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Woodland teacher earns national honor

Jennifer Cullison has started several science programs in 12 years at high school

By Brooks Johnson, Columbian Business Reporter
Published: December 31, 2015, 3:26pm

Jennifer Cullison has some pretty good hypotheses about teaching. Her peers think they deserve to be theories.

The Woodland High School science teacher received a national honor in December for her teaching philosophy and achievements. Cullison was one of 10 teachers chosen as a Claes Nobel Educator of the Year.

“Ms. Cullison embodies all the characteristics of a lifelong learner and models her passion for learning with her students on a daily basis,” said Woodland High School Principal John Shoup in a statement.

Cullison has taught in Woodland for 12 years, and in that time started the honors science and health sciences programs, got the school involved in the national Health Occupations Students of America and started a bilingual biology class.

That and much more earned her a nomination for the Claes Nobel award, for which Cullison competed against 100 other applicants.

“I try to create real, hands-on types of experiences for my kids,” said Cullison, 38. “To make science something that’s understandable and applicable in our lives.”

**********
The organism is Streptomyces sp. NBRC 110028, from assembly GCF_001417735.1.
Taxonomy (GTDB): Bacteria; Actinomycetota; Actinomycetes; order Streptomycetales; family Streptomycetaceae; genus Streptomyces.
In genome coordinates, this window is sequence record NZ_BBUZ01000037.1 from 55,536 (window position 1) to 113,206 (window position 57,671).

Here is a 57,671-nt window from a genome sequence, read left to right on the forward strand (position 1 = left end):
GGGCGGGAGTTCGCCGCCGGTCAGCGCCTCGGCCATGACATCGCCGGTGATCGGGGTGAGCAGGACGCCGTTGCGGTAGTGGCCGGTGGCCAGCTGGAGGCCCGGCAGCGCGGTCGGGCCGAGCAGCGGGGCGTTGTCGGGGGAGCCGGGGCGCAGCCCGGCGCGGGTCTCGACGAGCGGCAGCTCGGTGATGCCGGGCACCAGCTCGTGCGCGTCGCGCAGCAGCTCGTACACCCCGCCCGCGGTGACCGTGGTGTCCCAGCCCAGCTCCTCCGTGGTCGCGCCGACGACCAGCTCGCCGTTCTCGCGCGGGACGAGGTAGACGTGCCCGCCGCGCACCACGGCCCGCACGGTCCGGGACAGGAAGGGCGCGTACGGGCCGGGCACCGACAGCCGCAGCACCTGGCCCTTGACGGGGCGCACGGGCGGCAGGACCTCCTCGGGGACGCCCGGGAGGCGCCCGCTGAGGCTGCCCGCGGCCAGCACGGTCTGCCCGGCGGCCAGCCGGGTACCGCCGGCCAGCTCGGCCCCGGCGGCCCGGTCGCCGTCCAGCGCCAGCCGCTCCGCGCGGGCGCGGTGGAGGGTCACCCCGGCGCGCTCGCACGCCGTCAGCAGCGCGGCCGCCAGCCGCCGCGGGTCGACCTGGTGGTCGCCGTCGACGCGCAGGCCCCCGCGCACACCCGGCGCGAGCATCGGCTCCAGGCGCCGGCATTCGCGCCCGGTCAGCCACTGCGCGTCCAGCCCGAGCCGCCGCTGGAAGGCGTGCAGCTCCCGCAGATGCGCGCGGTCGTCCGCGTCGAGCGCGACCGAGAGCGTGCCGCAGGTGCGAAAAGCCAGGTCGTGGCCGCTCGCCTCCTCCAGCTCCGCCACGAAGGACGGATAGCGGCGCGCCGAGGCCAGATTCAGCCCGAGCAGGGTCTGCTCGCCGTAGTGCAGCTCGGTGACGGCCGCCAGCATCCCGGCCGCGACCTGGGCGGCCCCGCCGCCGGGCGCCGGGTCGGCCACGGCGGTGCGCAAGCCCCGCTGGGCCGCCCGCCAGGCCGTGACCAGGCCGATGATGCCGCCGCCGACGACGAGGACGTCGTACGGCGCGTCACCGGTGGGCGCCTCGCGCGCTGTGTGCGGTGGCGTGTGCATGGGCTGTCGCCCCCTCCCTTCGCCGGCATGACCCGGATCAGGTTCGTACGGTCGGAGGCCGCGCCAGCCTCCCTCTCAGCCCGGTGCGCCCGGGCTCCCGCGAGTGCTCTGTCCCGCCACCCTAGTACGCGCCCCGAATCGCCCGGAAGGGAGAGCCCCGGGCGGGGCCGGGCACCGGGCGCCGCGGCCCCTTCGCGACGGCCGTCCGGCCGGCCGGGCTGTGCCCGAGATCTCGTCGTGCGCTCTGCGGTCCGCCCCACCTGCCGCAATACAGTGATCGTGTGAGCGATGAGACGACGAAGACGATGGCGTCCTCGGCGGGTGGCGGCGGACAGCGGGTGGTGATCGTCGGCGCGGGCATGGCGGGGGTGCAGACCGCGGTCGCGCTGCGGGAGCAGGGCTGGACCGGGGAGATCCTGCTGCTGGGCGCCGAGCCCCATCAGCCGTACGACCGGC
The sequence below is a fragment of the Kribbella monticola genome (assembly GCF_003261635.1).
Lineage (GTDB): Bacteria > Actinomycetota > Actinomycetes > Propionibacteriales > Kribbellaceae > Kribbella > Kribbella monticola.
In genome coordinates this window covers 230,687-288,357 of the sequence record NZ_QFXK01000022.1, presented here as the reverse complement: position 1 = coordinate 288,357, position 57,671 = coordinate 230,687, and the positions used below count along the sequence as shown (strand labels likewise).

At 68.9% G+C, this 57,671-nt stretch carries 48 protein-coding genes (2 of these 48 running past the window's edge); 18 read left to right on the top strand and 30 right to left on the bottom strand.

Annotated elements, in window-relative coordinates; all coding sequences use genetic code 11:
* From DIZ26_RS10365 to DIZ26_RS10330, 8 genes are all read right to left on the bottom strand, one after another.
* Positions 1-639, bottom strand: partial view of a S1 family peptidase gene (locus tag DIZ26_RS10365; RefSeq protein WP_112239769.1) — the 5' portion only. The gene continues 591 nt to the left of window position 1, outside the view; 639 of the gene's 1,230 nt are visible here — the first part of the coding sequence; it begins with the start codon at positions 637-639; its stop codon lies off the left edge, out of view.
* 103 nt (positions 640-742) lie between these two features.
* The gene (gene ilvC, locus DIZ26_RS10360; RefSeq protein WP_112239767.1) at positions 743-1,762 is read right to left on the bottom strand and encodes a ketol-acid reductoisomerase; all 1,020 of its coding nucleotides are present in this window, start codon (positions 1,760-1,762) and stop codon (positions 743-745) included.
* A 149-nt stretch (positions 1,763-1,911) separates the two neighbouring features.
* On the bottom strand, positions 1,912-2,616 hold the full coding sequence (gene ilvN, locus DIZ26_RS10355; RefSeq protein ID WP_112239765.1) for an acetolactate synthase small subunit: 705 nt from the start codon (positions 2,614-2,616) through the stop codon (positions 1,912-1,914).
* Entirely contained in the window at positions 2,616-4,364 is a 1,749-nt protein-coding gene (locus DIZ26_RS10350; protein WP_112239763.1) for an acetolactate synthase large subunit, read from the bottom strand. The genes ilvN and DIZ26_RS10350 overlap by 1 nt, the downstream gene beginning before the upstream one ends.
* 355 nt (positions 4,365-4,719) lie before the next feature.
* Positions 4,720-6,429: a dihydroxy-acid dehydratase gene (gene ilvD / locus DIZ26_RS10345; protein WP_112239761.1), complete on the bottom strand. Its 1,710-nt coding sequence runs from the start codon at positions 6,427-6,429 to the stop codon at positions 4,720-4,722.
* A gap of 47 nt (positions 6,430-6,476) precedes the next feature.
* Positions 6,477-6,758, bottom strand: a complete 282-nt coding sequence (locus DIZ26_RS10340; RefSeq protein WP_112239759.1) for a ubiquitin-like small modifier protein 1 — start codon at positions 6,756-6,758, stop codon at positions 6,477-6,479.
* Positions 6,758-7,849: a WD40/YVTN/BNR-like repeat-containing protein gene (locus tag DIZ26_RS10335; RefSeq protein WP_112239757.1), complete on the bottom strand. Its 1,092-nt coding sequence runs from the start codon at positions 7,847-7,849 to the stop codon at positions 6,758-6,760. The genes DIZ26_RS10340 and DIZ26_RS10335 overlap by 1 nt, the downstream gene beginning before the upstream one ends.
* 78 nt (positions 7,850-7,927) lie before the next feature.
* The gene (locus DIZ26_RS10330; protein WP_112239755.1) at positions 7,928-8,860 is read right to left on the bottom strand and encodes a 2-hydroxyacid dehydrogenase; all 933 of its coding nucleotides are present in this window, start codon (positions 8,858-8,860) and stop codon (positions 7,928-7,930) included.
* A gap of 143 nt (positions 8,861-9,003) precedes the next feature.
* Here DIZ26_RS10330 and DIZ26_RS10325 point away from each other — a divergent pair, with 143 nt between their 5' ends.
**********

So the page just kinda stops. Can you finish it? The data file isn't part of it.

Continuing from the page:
The Puyallup native said she was hired by Woodland after college and was given free rein to start whichever programs she wanted.

That included Woodland’s Health Occupations Students of America, a student-run group that competes nationally — and does pretty well, Cullison said.

Her newest initiative is the bilingual biology class, which she teaches one period a day. Cullison was in Peru this summer learning Spanish, and she said the experience of teaching in a second language is “a new venture for me.”

This year, after “teaching 11 years with one sink,” Cullison is grateful she has a fully outfitted science lab in Woodland’s new high school, which opened this year.

“The new school is wonderful,” she said.

Cullison said she keeps track of many of her students, some of whom have gone into science careers or are entering medical school.

But so many students could have missed out on Cullison’s instruction had she continued in her doctorate studies instead of switching to a master’s in education.

“I got the best of both worlds,” she said. “I still talk about science and do science everyday, but I also get to teach and inspire the next generation.”

Cullison has also been honored by her alma mater, Washington State University, and has been a finalist for three years running for the national Shell Science Teaching Award.

Columbian Business Reporter